After coining the word “antibiotic” for bacteria-killing chemicals derived from micro-organisms, American microbiologist Selman A. Waksman, working with Albert Schatz at Rutgers University, isolated streptomycin?the fourth antibiotic ever discovered. Waksman won the 1952 Nobel Prize in Physiology or Medicine for the discovery. Streptomycin acts by inhibiting protein synthesis and damaging cell membranes. Produced by soil bacteria, it was the first specific agent effective in the treatment of TB.
Streptomycin was first isolated on October 19, 1943 by Albert Schatz, a graduate student, in the laboratory of Selman Abraham Waksman at Rutgers University. Waksman and his laboratory discovered several antibiotics, including actinomycin, clavacin, streptothricin, streptomycin, grisein, neomycin, fradicin, candicidin and candidin. Of these, streptomycin and neomycin found extensive application in the treatment of numerous infectious diseases. Streptomycin was the first antibiotic that could be used to cure the disease tuberculosis; early production of the drug was dominated by Merck & Co. under George W. Merck.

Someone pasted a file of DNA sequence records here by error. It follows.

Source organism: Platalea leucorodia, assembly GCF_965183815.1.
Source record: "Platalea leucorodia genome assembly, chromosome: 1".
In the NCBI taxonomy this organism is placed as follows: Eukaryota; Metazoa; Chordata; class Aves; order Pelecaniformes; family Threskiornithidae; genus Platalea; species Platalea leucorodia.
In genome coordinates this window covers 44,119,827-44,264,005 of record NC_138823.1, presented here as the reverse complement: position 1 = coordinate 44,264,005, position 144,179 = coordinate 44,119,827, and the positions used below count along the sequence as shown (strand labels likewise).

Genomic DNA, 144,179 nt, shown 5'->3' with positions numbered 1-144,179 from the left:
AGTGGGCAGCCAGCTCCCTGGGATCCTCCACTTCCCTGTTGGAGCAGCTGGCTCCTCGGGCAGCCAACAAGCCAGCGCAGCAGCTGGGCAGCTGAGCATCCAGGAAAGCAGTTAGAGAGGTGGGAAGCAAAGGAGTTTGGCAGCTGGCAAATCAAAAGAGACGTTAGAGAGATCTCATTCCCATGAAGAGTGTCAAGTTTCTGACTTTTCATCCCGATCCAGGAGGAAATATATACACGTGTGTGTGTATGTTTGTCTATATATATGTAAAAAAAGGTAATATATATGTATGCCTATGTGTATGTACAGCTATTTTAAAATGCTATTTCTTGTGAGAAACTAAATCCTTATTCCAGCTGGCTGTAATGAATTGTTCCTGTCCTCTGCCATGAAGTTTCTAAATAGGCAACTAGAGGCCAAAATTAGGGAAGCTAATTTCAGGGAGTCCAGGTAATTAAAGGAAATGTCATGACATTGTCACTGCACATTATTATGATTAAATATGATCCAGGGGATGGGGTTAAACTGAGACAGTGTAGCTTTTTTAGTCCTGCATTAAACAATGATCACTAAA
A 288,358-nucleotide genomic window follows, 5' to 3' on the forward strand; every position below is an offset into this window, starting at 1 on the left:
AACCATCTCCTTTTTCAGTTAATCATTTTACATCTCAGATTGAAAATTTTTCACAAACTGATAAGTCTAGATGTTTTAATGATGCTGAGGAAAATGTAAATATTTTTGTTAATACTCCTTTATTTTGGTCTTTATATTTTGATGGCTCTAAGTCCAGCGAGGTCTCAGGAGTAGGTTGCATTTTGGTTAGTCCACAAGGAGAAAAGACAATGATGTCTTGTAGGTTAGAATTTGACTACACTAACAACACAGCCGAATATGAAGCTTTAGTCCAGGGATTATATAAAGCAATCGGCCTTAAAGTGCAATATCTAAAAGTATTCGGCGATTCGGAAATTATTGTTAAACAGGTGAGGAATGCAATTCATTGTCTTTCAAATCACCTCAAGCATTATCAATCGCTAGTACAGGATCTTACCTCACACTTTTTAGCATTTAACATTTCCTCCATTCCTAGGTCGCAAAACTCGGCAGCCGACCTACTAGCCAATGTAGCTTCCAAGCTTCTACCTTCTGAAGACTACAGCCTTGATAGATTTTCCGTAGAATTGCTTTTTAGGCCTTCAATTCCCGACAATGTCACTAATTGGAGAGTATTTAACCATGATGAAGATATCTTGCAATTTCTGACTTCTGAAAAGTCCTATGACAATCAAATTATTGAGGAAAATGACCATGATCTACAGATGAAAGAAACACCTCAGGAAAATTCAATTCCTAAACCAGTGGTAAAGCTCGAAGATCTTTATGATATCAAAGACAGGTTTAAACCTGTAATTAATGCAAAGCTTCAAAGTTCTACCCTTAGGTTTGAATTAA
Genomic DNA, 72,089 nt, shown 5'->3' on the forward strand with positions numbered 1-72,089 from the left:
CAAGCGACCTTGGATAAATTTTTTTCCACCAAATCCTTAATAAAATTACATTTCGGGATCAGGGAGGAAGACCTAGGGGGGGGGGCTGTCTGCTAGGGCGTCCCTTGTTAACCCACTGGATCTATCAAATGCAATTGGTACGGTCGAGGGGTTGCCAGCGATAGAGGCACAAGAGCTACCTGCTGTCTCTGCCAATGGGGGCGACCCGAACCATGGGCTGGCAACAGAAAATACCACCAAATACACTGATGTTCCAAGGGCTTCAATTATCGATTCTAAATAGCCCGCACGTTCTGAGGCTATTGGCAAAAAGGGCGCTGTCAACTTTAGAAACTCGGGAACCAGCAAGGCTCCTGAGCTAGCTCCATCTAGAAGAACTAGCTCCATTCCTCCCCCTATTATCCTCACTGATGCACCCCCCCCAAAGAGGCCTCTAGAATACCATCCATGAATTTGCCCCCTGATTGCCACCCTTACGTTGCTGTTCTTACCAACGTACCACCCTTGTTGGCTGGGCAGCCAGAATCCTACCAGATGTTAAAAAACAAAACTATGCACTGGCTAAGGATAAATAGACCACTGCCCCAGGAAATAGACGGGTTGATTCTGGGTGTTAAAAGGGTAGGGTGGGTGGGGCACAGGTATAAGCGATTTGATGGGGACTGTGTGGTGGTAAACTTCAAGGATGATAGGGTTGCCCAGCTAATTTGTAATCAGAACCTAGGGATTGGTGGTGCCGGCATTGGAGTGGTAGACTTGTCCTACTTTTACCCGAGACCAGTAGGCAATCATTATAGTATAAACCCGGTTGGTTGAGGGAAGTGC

(more at link below)
Yes, the Waksman Institute is, of course, named after Selman Waksman. The sad part is that grad student Albert Schatz spent many years trying to receive partial credit for the discovery but was generally ignored by Waksman. Waksman won the Nobel. Schultz eventually went to court and was partially vindicated but it tarnished the reputation of both men.